A Ramsey County judge on Wednesday ruled that Gov. Mark Dayton’s line-item veto of legislative funding violated the state’s constitution, a victory for House and Senate leaders who had filed suit in an effort to have the maneuver overturned.
Dayton, a DFLer, had eliminated funding for the House and Senate from a state government finance bill in an effort to bring leaders of the Republican-controlled Legislature back to the negotiating table over provisions included in other budget bills the governor had signed into law.
Ramsey County Court Chief Judge John Guthmann wrote in his judgment that Dayton “improperly used his line-item veto authority to gain a repeal or modification of unrelated policy legislation by effectively eliminating a co-equal branch of government.”
That, the judge wrote, “offended the Separation of Powers clause of the Minnesota Constitution.”
House Speaker Kurt Daudt (R-Crown) praised the ruling and encouraged the governor to not appeal.
“The bottom line is Minnesotans won today,” he said during an afternoon news conference on the Capitol steps. "The court very firmly overturned the governor's unconstitutional line-item vetoes of legislative funding — they made the right decision — and we've known that all along. Unfortunately, we had to go to court to right this wrong but we're happy for Minnesotans that their voice here at the Capitol has been restored."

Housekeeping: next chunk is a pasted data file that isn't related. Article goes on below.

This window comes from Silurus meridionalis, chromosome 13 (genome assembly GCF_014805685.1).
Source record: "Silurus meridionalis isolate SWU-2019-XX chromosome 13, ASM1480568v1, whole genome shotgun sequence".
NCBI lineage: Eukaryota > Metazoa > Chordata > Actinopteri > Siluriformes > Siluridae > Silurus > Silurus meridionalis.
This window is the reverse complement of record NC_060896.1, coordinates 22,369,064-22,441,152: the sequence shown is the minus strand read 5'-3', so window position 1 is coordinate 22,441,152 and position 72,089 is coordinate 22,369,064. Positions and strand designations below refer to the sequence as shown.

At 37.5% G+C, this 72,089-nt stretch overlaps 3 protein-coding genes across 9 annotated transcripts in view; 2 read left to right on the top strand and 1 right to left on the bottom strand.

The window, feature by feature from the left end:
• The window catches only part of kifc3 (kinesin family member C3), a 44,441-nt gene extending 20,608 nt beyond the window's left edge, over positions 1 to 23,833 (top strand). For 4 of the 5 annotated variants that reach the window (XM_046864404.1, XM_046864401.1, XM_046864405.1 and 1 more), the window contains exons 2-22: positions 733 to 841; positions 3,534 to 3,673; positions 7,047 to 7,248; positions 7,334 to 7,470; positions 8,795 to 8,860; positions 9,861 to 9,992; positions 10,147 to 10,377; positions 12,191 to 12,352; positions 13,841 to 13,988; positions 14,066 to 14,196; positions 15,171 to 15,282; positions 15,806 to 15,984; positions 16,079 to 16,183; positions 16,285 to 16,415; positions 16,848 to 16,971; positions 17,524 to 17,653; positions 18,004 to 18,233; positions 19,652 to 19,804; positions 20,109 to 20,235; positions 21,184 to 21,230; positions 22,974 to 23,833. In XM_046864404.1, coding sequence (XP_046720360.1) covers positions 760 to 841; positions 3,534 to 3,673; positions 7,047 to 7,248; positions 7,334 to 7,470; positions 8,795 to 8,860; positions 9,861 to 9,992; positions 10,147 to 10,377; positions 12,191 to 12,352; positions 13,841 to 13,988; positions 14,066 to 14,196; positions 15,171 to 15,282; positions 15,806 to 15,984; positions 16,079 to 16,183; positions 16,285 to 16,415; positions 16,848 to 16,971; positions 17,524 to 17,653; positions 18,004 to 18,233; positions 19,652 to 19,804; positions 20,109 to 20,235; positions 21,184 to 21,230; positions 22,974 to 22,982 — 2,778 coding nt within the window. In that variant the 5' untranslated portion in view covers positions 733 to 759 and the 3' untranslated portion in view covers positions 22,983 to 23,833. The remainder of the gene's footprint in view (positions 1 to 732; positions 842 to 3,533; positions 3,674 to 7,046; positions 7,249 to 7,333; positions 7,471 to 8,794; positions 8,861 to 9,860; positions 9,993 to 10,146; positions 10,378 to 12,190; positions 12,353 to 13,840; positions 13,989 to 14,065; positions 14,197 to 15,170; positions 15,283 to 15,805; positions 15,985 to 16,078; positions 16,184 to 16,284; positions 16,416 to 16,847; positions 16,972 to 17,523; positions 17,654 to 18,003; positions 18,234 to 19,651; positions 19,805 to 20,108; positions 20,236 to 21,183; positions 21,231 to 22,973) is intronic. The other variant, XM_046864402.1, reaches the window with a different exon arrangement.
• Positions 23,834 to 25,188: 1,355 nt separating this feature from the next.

In a statement, Dayton said he planned to appeal the decision to the Minnesota Supreme Court, calling Wednesday's ruling "a preliminary step in this case's judicial process."
The governor repeated his belief that the tax bill passed by the Legislature — and that he signed into law — jeopardizes the state's structurally-balanced budget. Dayton again called for lawmakers to return to negotiations with him to reverse "fiscally irresponsible" tax cuts.
"I will continue to fight for fiscally sound budgets and policies that benefit all Minnesotans," he said.